"No more news. The TV only does gossip, sport, infoid items... they're all just anal-retentive teasers. It's all vacuous horseshit. Anti-intellectual in the worst sense; man, they're against fact altogether. I turn it off before I hurl chunks.. CNN is just the OJ Simpson Network now..." He coughs, leans his forehead against the coolness of the yield sign, and continues in a low rasp:
"Complete informational blackouts. The cold war is over and we lost. 'We the people'... yeah, right. All the various mafias of the world have won. From Russia, Europe, from Martin Marietta to Morton Thiokol, George Bush's boys, Newt Fucking Nazi Gingrich, and Helms and Myrick and Robertson and the DEA and god damned Noriega and Cedras and the cocaine distribution networks... The entire network of transnational business and finance, national governments, the states, insurance companies, communications, manufacturing, banks, it's all corrupt now. When they come to your door, wanting your pound of flesh, your pint of blood, what do you do? What do you say? Man, they're ravaging the world; all the killing, and pollution... extinctions and destruction. The waste." He's sobbing now, the weight of the evening and all the beer just coming on too much for him.

"All the innocent people, man, they're getting fucked. The cops say nobody is innocent, but it's not true, man, it's not true. Like the State Department in their damned policy releases that all our boycotts and blockades -Iraq, Haiti, Bosnia -that it's the peoples' fault when they get no medicines, no milk or baby formula. 'Cause they allow Saddam Hussein or whoever else to stay in power. By the same logic the whole fucking world has a moral right to come and start killing all of us because of the things we allow to occur in the name of the U.S.? Kill us all 'cause we didn't overthrow Reagan... How can we be so blind, man. How can we be so blind? The unspoken thing, man, is that Reagan and the CIA were giving him the fucking nerve gas to slaughter his own people."

I tried to cheer him; mentioned the losses of Ollie North and Rostenkowski, but he'd not hear it. He was on his knees now, far gone into the darkness of the soul that hits after some elections. He shook his head. "Anomalies. Too little; too late. I thought there was no mandate, except for the anti-incumbent sentiment. That people just didn't want the same freeloading bastards in anymore. That there's no real support for the fucking Republicans. I was wrong.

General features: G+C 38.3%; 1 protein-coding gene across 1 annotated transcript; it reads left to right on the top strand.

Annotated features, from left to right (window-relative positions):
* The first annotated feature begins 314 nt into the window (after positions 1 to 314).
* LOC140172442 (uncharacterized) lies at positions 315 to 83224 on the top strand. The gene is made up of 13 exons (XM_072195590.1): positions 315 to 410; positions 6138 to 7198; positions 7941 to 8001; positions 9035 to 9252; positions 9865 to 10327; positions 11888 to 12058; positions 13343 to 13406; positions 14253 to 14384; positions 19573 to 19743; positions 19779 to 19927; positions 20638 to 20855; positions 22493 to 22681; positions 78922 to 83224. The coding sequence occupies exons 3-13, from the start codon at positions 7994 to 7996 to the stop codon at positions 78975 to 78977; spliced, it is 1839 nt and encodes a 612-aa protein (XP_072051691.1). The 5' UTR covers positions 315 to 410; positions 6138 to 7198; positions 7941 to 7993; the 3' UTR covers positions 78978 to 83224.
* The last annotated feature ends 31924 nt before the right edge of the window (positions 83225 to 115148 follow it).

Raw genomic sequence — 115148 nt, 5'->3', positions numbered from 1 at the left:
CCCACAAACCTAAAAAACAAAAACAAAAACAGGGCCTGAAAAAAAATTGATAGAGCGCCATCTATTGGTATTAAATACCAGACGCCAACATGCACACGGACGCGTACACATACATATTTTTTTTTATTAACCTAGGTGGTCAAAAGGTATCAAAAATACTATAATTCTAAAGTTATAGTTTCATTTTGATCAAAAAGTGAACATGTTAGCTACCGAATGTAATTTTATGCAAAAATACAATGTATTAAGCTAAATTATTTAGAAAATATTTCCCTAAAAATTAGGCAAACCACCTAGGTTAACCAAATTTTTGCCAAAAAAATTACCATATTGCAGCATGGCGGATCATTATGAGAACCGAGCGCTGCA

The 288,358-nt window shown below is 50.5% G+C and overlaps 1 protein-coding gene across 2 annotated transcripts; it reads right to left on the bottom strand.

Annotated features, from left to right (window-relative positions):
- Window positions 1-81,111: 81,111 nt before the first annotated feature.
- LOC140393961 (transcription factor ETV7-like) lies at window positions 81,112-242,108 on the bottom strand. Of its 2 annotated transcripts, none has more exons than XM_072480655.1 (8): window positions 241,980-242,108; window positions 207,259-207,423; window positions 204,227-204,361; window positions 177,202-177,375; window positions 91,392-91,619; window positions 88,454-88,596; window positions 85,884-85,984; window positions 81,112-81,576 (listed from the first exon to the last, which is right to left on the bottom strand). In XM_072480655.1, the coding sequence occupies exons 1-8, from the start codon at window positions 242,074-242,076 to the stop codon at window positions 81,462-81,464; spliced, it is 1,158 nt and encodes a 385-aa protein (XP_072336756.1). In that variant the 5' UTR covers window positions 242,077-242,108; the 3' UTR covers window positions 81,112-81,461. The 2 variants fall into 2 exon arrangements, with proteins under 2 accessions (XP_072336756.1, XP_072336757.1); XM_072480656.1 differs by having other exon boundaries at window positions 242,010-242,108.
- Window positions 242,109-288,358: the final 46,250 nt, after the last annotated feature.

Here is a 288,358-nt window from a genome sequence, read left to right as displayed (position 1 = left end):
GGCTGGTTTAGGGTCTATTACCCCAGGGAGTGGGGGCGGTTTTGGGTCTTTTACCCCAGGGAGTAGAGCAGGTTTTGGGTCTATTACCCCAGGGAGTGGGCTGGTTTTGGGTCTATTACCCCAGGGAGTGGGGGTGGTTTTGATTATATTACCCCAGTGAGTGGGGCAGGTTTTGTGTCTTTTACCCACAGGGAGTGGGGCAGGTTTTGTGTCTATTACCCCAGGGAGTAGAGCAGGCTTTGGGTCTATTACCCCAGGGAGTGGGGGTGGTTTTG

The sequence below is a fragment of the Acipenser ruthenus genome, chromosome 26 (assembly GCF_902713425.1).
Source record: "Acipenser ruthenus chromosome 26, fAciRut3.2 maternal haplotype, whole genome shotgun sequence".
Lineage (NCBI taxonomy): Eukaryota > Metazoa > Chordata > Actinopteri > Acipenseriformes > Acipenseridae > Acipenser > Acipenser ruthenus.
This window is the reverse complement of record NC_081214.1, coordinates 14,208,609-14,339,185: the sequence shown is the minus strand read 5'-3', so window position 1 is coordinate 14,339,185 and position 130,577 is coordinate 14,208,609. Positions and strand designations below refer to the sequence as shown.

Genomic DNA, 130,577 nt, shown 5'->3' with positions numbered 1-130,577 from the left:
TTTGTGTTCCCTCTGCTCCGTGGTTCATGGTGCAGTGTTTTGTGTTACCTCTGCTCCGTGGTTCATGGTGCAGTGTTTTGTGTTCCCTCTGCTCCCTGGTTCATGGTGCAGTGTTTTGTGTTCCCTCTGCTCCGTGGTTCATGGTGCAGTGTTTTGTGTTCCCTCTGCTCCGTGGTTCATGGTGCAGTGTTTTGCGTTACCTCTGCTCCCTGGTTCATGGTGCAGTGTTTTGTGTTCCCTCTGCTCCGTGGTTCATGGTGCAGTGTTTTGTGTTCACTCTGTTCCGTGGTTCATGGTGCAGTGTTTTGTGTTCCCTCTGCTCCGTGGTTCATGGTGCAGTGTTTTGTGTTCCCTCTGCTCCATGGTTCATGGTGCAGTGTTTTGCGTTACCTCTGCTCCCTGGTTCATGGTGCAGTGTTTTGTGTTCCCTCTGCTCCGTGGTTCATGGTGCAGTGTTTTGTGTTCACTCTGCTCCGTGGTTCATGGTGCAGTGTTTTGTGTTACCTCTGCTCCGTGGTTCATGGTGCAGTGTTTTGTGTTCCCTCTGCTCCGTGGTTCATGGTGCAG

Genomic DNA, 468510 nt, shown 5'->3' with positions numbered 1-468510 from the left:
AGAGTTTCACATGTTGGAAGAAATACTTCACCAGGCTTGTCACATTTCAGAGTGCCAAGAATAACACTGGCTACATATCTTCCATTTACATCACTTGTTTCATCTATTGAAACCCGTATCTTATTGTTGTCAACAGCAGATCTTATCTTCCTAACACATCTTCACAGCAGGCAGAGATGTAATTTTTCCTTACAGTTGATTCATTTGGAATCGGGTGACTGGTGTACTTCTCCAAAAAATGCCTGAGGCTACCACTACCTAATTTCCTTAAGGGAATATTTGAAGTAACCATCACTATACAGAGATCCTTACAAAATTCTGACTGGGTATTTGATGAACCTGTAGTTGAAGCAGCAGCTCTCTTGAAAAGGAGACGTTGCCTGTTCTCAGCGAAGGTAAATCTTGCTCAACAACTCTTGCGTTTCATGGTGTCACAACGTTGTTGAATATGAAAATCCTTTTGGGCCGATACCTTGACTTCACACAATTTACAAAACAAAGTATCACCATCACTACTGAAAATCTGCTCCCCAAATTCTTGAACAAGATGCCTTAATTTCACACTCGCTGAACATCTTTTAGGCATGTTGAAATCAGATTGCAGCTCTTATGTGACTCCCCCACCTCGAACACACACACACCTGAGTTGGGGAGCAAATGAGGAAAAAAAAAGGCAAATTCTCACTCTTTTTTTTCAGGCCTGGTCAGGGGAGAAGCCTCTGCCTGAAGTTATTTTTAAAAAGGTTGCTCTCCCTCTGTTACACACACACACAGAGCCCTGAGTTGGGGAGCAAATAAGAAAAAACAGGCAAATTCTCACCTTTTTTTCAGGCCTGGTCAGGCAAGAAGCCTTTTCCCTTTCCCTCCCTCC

"It's a pro-vengeance vote. Playing on the dark side of the human psyche, the meanness and bitterness of the rednecks and vanishing middle class. They've got the people into total human-sacrifice mode now. They want literal blood, crucifixions, or mass executions on TV. Helms is a sly rat, broadcasting for some lone nut to assassinate Clinton... casting his hate onto the waters of random psychosis, in the hopes of getting Clinton shot...It's typical wicker-man, sacrifice-the-scapegoat stuff. Heathen idolatry. The people aren't satisfied until there are sacrificial deaths, and lots of them, usually their own sons, in war. It makes them feel holy, like fucking Abraham."

His eyes were teary, but I knew he could see very, very well now. "The scarecrow must be burned alive, all that. There's no war now, so the object of sacrificial hatred may as well be the President...after all, he escaped the ritual sacrifice once before.. But they're masters of the psychology. Anything, any crime, to advance their agenda...bastards. Evil bastards!" Spit slowly trickled down his chin, now.

"Their corporate-welfare military rip-off kickback shmooze schemes are bankrupting the country as much as any damned Democrats. Liars, all liars." He was slurring heavily. "It's just like Germany in the '30s. It's all happening again." A spasm passed softly through his frame, and he retched quietly, slumped over, and lost consciousness. I dragged him to the car and, after I was quite sure he had finished vomiting, shoved him in, and we drove off into the dark night.

Friday, February 4, 2011

Are You Experienced? Well, I Yam.

The Mexican grocery is where I went searching for real, authentic yams. As noted below, this is not the American sweet potato sometimes called "yams."

I found them in a bin, ranging in size from the one pictured to almost American football-sized. I got one the size of a big regular potato, seen here. Although not apparent, some of the skins are markedly shaggier than this one was.

It's difficult to find recipes by searching the internet, because of all the confusion. "African yam" turned up some rewarding hits. But once I discovered that the basic dish is known as fufu, I searched for that. Most of the recipes described are pretty similar; it's a simple method: mashed with butter.

When I peeled it, it became very obvious it was not a potato, or sweet potato either. Very slimy under that skin. I decided to not exactly make fufu. I sliced it, roasted it in foil at 400° F. for an hour, and then set it aside. I sliced it up and refried it in some hamburger fat and butter, and then added the extra pat of butter.

A bright taste, if not much to it. Brighter than a regular potato, slightly acidic but pleasantly so.

Certainly good for a hungry person with work to do. It's your basic starchy side dish.

I preferred the malanga.